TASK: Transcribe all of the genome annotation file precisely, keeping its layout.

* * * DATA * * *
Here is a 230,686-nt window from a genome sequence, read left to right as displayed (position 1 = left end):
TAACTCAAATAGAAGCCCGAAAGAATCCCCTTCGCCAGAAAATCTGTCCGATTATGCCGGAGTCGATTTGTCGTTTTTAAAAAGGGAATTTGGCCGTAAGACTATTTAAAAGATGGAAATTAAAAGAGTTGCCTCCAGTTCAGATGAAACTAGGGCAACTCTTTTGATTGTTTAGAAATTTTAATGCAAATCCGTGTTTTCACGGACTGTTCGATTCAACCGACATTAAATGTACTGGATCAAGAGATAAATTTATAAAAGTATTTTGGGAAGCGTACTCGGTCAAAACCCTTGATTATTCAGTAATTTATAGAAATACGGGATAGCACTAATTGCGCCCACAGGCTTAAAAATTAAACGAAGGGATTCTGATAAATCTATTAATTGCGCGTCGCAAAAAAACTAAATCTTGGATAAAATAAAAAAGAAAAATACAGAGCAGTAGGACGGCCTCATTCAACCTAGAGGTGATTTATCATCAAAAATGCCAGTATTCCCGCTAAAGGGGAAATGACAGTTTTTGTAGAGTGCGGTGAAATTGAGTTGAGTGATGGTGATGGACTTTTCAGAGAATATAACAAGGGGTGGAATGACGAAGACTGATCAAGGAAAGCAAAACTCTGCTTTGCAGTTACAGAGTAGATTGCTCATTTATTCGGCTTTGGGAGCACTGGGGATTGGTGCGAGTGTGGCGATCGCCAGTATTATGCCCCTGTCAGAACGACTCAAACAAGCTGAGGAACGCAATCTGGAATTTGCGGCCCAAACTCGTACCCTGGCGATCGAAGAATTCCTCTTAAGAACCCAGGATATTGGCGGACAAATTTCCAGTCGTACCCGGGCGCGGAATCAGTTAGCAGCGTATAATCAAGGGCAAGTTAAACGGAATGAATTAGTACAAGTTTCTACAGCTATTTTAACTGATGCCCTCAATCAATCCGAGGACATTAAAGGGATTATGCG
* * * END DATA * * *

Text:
Here is a 230,686-nt window from a genome sequence, read left to right as displayed (position 1 = left end):
TAACTCAAATAGAAGCCCGAAAGAATCCCCTTCGCCAGAAAATCTGTCCGATTATGCCGGAGTCGATTTGTCGTTTTTAAAAAGGGAATTTGGCCGTAAGACTATTTAAAAGATGGAAATTAAAAGAGTTGCCTCCAGTTCAGATGAAACTAGGGCAACTCTTTTGATTGTTTAGAAATTTTAATGCAAATCCGTGTTTTCACGGACTGTTCGATTCAACCGACATTAAATGTACTGGATCAAGAGATAAATTTATAAAAGTATTTTGGGAAGCGTACTCGGTCAAAACCCTTGATTATTCAGTAATTTATAGAAATACGGGATAGCACTAATTGCGCCCACAGGCTTAAAAATTAAACGAAGGGATTCTGATAAATCTATTAATTGCGCGTCGCAAAAAAACTAAATCTTGGATAAAATAAAAAAGAAAAATACAGAGCAGTAGGACGGCCTCATTCAACCTAGAGGTGATTTATCATCAAAAATGCCAGTATTCCCGCTAAAGGGGAAATGACAGTTTTTGTAGAGTGCGGTGAAATTGAGTTGAGTGATGGTGATGGACTTTTCAGAGAATATAACAAGGGGTGGAATGACGAAGACTGATCAAGGAAAGCAAAACTCTGCTTTGCAGTTACAGAGTAGATTGCTCATTTATTCGGCTTTGGGAGCACTGGGGATTGGTGCGAGTGTGGCGATCGCCAGTATTATGCCCCTGTCAGAACGACTCAAACAAGCTGAGGAACGCAATCTGGAATTTGCGGCCCAAACTCGTACCCTGGCGATCGAAGAATTCCTCTTAAGAACCCAGGATATTGGCGGACAAATTTCCAGTCGTACCCGGGCGCGGAATCAGTTAGCAGCGTATAATCAAGGGCAAGTTAAACGGAATGAATTAGTACAAGTTTCTACAGCTATTTTAACTGATGCCCTCAATCAATCCGAGGACATTAAAGGGATTATGCG